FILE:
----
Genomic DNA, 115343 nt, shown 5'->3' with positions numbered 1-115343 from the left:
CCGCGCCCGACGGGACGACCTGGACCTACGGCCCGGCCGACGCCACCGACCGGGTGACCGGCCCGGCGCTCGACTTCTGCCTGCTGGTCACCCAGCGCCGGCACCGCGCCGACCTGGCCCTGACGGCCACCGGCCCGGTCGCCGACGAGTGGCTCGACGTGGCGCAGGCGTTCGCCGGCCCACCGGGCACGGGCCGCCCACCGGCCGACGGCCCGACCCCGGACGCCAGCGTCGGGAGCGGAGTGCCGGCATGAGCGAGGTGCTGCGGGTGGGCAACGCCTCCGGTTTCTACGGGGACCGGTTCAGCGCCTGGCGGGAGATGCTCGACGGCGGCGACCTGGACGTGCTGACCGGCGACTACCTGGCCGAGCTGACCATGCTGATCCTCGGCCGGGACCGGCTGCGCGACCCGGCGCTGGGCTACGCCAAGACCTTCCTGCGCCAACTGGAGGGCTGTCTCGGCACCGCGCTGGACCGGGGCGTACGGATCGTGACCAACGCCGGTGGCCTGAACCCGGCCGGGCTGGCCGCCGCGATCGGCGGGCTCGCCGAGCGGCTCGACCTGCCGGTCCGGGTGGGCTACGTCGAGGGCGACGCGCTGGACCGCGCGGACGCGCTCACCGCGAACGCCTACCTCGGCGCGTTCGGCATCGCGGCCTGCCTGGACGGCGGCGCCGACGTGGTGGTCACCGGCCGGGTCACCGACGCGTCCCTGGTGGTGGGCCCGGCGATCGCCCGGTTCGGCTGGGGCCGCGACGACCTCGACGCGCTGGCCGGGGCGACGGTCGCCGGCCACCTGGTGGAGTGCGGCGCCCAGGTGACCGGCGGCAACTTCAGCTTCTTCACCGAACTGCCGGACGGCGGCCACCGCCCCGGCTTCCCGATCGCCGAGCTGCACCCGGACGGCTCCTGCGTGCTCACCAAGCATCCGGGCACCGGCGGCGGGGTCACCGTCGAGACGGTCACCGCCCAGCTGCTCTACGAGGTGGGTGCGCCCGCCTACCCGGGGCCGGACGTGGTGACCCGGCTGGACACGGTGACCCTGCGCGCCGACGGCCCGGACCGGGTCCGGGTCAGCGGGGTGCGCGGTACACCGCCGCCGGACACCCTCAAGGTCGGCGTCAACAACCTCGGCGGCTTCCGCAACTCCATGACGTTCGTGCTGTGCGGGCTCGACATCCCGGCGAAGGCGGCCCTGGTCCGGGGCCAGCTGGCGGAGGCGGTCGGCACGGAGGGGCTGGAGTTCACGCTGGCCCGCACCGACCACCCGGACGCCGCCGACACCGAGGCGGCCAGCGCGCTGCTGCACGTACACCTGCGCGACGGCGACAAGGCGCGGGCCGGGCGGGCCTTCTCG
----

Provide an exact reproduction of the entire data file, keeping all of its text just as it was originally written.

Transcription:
Genomic DNA, 115343 nt, shown 5'->3' with positions numbered 1-115343 from the left:
CCGCGCCCGACGGGACGACCTGGACCTACGGCCCGGCCGACGCCACCGACCGGGTGACCGGCCCGGCGCTCGACTTCTGCCTGCTGGTCACCCAGCGCCGGCACCGCGCCGACCTGGCCCTGACGGCCACCGGCCCGGTCGCCGACGAGTGGCTCGACGTGGCGCAGGCGTTCGCCGGCCCACCGGGCACGGGCCGCCCACCGGCCGACGGCCCGACCCCGGACGCCAGCGTCGGGAGCGGAGTGCCGGCATGAGCGAGGTGCTGCGGGTGGGCAACGCCTCCGGTTTCTACGGGGACCGGTTCAGCGCCTGGCGGGAGATGCTCGACGGCGGCGACCTGGACGTGCTGACCGGCGACTACCTGGCCGAGCTGACCATGCTGATCCTCGGCCGGGACCGGCTGCGCGACCCGGCGCTGGGCTACGCCAAGACCTTCCTGCGCCAACTGGAGGGCTGTCTCGGCACCGCGCTGGACCGGGGCGTACGGATCGTGACCAACGCCGGTGGCCTGAACCCGGCCGGGCTGGCCGCCGCGATCGGCGGGCTCGCCGAGCGGCTCGACCTGCCGGTCCGGGTGGGCTACGTCGAGGGCGACGCGCTGGACCGCGCGGACGCGCTCACCGCGAACGCCTACCTCGGCGCGTTCGGCATCGCGGCCTGCCTGGACGGCGGCGCCGACGTGGTGGTCACCGGCCGGGTCACCGACGCGTCCCTGGTGGTGGGCCCGGCGATCGCCCGGTTCGGCTGGGGCCGCGACGACCTCGACGCGCTGGCCGGGGCGACGGTCGCCGGCCACCTGGTGGAGTGCGGCGCCCAGGTGACCGGCGGCAACTTCAGCTTCTTCACCGAACTGCCGGACGGCGGCCACCGCCCCGGCTTCCCGATCGCCGAGCTGCACCCGGACGGCTCCTGCGTGCTCACCAAGCATCCGGGCACCGGCGGCGGGGTCACCGTCGAGACGGTCACCGCCCAGCTGCTCTACGAGGTGGGTGCGCCCGCCTACCCGGGGCCGGACGTGGTGACCCGGCTGGACACGGTGACCCTGCGCGCCGACGGCCCGGACCGGGTCCGGGTCAGCGGGGTGCGCGGTACACCGCCGCCGGACACCCTCAAGGTCGGCGTCAACAACCTCGGCGGCTTCCGCAACTCCATGACGTTCGTGCTGTGCGGGCTCGACATCCCGGCGAAGGCGGCCCTGGTCCGGGGCCAGCTGGCGGAGGCGGTCGGCACGGAGGGGCTGGAGTTCACGCTGGCCCGCACCGACCACCCGGACGCCGCCGACACCGAGGCGGCCAGCGCGCTGCTGCACGTACACCTGCGCGACGGCGACAAGGCGCGGGCCGGGCGGGCCTTCTCG